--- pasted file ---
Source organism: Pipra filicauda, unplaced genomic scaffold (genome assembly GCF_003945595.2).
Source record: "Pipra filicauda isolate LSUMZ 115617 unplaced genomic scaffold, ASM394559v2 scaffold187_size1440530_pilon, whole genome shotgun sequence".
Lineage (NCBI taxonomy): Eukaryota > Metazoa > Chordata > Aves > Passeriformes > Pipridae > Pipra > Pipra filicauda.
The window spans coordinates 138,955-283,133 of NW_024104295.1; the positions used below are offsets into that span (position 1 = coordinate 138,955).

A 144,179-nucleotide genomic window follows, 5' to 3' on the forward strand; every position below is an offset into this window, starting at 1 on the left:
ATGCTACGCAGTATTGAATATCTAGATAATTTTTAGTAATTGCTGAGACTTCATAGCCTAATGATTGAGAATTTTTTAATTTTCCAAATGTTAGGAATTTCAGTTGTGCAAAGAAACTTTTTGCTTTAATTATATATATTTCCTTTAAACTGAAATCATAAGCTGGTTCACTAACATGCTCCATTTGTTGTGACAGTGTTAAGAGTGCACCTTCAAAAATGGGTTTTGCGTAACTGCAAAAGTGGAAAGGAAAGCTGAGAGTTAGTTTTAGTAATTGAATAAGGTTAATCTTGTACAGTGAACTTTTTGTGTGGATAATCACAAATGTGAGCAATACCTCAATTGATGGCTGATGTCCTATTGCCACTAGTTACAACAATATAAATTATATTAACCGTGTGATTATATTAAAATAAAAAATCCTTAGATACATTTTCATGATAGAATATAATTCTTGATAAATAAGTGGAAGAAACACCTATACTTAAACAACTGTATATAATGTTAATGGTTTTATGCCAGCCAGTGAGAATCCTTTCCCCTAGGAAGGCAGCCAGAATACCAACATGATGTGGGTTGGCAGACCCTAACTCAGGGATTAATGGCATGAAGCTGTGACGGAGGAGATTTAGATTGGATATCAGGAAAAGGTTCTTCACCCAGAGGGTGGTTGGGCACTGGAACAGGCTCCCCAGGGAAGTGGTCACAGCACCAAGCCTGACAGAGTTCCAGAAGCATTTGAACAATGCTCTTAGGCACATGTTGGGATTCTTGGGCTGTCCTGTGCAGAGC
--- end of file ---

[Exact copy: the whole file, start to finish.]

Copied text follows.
Source organism: Pipra filicauda, unplaced genomic scaffold (genome assembly GCF_003945595.2).
Source record: "Pipra filicauda isolate LSUMZ 115617 unplaced genomic scaffold, ASM394559v2 scaffold187_size1440530_pilon, whole genome shotgun sequence".
Lineage (NCBI taxonomy): Eukaryota > Metazoa > Chordata > Aves > Passeriformes > Pipridae > Pipra > Pipra filicauda.
The window spans coordinates 138,955-283,133 of NW_024104295.1; the positions used below are offsets into that span (position 1 = coordinate 138,955).

A 144,179-nucleotide genomic window follows, 5' to 3' on the forward strand; every position below is an offset into this window, starting at 1 on the left:
ATGCTACGCAGTATTGAATATCTAGATAATTTTTAGTAATTGCTGAGACTTCATAGCCTAATGATTGAGAATTTTTTAATTTTCCAAATGTTAGGAATTTCAGTTGTGCAAAGAAACTTTTTGCTTTAATTATATATATTTCCTTTAAACTGAAATCATAAGCTGGTTCACTAACATGCTCCATTTGTTGTGACAGTGTTAAGAGTGCACCTTCAAAAATGGGTTTTGCGTAACTGCAAAAGTGGAAAGGAAAGCTGAGAGTTAGTTTTAGTAATTGAATAAGGTTAATCTTGTACAGTGAACTTTTTGTGTGGATAATCACAAATGTGAGCAATACCTCAATTGATGGCTGATGTCCTATTGCCACTAGTTACAACAATATAAATTATATTAACCGTGTGATTATATTAAAATAAAAAATCCTTAGATACATTTTCATGATAGAATATAATTCTTGATAAATAAGTGGAAGAAACACCTATACTTAAACAACTGTATATAATGTTAATGGTTTTATGCCAGCCAGTGAGAATCCTTTCCCCTAGGAAGGCAGCCAGAATACCAACATGATGTGGGTTGGCAGACCCTAACTCAGGGATTAATGGCATGAAGCTGTGACGGAGGAGATTTAGATTGGATATCAGGAAAAGGTTCTTCACCCAGAGGGTGGTTGGGCACTGGAACAGGCTCCCCAGGGAAGTGGTCACAGCACCAAGCCTGACAGAGTTCCAGAAGCATTTGAACAATGCTCTTAGGCACATGTTGGGATTCTTGGGCTGTCCTGTGCAGAGC